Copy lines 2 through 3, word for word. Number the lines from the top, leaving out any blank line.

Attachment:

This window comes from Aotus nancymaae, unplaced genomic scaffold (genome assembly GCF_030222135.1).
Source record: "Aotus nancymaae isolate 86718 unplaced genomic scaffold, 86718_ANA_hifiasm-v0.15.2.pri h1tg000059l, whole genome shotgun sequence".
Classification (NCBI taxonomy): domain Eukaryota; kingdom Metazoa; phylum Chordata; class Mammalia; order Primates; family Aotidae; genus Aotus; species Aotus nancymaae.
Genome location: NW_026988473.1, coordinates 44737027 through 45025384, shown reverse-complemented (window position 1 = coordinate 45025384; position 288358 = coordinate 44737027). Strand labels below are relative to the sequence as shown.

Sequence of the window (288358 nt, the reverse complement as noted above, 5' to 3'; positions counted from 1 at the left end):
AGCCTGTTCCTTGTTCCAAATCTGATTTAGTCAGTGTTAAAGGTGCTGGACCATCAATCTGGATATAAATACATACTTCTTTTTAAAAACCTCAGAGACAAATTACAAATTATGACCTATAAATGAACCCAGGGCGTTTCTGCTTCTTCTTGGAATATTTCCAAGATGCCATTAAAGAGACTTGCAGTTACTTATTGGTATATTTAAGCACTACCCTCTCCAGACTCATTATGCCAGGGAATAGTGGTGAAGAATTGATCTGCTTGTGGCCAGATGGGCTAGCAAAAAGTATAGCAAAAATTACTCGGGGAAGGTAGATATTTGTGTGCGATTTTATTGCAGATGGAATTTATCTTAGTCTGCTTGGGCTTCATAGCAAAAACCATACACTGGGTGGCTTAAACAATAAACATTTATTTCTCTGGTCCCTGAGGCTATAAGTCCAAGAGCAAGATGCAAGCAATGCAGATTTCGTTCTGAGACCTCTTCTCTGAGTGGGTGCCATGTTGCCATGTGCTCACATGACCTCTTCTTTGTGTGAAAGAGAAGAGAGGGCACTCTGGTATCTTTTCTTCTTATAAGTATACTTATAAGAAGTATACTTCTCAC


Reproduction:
Source record: "Aotus nancymaae isolate 86718 unplaced genomic scaffold, 86718_ANA_hifiasm-v0.15.2.pri h1tg000059l, whole genome shotgun sequence".
Classification (NCBI taxonomy): domain Eukaryota; kingdom Metazoa; phylum Chordata; class Mammalia; order Primates; family Aotidae; genus Aotus; species Aotus nancymaae.